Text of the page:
Diane Ohi, Human Resources Director, Chicago History Museum 


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Beans and rice – a familiar world-wide staple, yes?  But what about beans and rice …for dessert? Here, I’m telling the story of my Japanese-American family’s love of desserts made from sweetened azuki beans and sweet rice.  Many of you may have heard of mochi, the smooth chewy rice dessert filled with ice cream at restaurants.   In its original form, that same mochi is filled with red azuki beans cooked in sugar.  Another variation takes the sweetened beans thinned into a soup and served hot in the winter, with toasted sweet rice “cakes” cooked in a dry skillet until chewy in the inside, and crispy on the outside.  A summer version, frequently served at festivals, is the same “soup” served over shaved ice – cool, sweet, and refreshing.

My kids and I love mochi in all its forms and due to their early childhood food allergies to milk and nuts, mochi became our go-to dessert.  Having avoided ice cream, cup cakes, cookies, and candy bars for years, I was thrilled to make a nut-free, dairy-free dessert with a connection to my cultural heritage – MOCHI! As a child, I recall going to the Japanese grocer with my mother and grandmother and seeing the trays of freshly made fancy mochi at the cash register.  Often in bright colors, the pink, green and white striped suama was my favorite, seconded by the pink mochi with the gelatin green leaf on the side.  They were all so beautiful and the counter was a perfect height to entice a young girl with a serious sweet tooth. In its most basic form, mochi is pounded sweet rice (a variety of rice) pounded until sticky and chewy and formed into flattened disks. They say the mochi is done when it is pounded so smooth that it feels like a baby’s earlobe!  Made especially to celebrate the New Year, this plain mochi is a must eat food to start the year off right.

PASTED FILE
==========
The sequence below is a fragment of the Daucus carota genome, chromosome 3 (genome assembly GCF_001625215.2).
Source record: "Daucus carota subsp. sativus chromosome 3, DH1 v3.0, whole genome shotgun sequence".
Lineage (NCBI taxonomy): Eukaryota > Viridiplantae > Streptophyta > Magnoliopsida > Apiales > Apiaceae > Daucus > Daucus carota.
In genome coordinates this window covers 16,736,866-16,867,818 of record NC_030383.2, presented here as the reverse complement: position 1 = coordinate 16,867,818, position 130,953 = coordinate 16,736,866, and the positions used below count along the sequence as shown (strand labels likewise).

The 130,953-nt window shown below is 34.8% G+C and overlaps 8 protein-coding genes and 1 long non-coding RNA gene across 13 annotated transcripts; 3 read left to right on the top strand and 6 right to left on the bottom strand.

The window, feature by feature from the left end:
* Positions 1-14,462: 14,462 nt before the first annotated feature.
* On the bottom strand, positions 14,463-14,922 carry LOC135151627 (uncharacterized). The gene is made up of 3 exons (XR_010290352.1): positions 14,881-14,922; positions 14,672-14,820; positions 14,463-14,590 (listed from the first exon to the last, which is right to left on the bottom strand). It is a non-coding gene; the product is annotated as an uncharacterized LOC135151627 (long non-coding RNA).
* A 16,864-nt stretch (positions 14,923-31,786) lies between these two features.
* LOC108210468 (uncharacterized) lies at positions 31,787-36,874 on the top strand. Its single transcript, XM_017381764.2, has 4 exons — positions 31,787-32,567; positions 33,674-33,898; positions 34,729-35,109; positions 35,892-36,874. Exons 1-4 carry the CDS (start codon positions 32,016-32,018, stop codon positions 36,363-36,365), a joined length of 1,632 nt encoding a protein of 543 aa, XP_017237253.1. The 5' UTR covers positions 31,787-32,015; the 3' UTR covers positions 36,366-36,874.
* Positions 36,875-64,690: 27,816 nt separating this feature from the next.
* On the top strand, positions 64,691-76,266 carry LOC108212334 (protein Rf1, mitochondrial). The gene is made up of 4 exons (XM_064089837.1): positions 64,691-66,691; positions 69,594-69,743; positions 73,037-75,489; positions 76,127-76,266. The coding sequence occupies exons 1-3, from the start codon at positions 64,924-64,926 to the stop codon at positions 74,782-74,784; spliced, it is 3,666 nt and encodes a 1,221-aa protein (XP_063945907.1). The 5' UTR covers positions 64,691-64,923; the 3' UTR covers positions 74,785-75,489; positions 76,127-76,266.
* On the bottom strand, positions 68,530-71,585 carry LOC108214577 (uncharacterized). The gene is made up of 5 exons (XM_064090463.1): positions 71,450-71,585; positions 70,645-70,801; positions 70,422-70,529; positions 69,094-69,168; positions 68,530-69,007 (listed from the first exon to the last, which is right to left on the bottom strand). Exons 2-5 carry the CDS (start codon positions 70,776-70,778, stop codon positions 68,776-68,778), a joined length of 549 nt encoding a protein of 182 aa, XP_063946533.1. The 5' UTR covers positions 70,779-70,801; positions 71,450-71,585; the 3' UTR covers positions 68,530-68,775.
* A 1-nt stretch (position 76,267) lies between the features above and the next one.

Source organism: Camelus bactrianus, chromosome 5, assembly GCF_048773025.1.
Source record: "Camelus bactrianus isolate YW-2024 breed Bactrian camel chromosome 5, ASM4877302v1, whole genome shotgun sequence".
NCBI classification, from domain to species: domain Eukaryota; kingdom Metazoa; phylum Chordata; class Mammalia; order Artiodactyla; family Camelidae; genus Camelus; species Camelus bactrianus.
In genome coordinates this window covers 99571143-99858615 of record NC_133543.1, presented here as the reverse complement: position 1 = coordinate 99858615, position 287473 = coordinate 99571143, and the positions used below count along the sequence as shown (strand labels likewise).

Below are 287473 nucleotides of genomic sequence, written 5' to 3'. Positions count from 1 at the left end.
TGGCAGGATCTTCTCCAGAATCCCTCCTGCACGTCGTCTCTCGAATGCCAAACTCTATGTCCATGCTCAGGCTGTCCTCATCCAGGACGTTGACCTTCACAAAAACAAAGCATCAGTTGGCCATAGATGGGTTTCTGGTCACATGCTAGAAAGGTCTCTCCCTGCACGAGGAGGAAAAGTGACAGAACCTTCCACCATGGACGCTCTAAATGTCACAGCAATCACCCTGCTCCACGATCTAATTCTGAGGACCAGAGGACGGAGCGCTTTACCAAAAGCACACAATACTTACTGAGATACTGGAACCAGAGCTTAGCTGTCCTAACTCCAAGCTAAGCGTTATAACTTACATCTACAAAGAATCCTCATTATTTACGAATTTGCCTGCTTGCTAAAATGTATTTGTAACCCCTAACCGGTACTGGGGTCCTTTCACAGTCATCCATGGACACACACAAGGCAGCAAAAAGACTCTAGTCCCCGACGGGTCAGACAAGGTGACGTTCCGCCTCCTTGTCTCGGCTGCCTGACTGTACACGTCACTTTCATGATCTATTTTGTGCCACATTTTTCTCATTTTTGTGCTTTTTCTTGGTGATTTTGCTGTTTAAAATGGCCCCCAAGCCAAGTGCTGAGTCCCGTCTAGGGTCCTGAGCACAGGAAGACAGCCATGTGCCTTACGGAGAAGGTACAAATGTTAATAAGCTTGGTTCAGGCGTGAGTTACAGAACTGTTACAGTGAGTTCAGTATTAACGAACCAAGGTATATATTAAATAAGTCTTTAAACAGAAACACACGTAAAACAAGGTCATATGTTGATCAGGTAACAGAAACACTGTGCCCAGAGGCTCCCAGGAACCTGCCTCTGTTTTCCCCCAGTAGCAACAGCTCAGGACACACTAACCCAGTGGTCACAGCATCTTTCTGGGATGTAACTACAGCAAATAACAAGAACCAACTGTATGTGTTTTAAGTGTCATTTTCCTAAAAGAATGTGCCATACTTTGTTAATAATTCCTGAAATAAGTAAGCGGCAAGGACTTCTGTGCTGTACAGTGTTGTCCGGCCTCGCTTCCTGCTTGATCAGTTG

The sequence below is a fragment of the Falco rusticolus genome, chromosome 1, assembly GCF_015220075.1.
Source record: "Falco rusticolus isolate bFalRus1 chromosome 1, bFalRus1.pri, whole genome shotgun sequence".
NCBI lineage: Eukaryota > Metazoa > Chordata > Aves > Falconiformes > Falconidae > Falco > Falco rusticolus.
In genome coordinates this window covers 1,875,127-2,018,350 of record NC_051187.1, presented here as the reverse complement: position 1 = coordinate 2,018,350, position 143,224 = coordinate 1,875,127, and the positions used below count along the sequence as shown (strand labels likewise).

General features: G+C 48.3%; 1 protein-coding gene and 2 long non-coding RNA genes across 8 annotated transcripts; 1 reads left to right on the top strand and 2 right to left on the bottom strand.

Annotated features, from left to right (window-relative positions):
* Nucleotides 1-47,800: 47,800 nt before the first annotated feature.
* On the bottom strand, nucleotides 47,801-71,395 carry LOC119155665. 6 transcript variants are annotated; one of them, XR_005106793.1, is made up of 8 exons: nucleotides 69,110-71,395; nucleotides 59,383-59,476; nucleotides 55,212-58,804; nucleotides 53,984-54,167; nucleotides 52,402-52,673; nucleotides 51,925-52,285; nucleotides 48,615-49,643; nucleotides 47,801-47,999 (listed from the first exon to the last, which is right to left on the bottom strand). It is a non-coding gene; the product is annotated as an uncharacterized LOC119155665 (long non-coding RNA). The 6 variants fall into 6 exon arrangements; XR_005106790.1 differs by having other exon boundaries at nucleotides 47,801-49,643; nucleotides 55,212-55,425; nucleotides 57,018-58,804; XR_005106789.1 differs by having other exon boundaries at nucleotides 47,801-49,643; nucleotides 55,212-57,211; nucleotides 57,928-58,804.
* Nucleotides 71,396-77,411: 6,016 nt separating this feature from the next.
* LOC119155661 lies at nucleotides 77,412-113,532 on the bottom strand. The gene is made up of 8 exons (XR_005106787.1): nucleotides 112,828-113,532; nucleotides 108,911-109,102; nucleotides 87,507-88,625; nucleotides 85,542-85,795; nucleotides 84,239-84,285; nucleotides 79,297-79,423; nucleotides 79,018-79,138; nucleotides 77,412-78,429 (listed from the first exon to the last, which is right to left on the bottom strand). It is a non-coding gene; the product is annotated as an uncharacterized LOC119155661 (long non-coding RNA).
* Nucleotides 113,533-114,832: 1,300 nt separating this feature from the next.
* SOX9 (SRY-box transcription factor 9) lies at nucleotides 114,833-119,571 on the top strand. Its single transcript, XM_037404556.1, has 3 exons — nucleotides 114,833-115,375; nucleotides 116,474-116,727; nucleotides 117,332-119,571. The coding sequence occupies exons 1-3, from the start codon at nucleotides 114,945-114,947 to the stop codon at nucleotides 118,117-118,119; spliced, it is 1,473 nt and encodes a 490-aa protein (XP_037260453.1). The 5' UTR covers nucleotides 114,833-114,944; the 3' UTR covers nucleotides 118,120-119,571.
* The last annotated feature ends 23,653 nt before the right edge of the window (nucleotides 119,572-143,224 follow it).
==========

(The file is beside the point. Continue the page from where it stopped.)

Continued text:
My family and I attended many New Year’s mochi-tsuki rice pounding celebrations at the Chicago JASC with the members of Tohkon Judo Academy, members of the JA community, and other welcome neighborhood guests.  My children even tried their hand at mochi “smooshing” using large mallets and hot rice in a giant stone bowl.  The actual pounding is somewhat dangerous and done by teams of four adults, who alternated their pounds like a drum quartet, all pounding their long wooden mallets into the same large stone bowl. Later, “the grandmas” (aka the professionals) allowed my children and me to form the mochi into rice cakes and even fill the plain cakes with a whole strawberry and sweetened red bean paste. These finished trays of mochi were then delivered to senior centers, restaurants, and shared with guests.

My mother and grandmother would serve toasted stove top mochi in a bowl with a little sugar and soy sauce for dipping. The mochi was crunchy and chewy, the sauce salty and sweet.  A truly wonderful and satisfying fall or winter snack.  We now make this at home but in a Belgian waffle maker and call it “Mah-fu-roos” (mochi waffles)! Today, my children no longer have their allergies, but still love to indulge in mochi desserts.  They have discovered my well-worn book of Hawaiian mochi recipes and are trying new dishes, like microwave butter mochi cake, mango mochi, and tri-colored baked coconut mochi for Girls Day. Like many traditions in America, we remember the old and add our new touches.  I am truly grateful for the opportunity to pass along  our mochi-love and pride in our cultural heritage.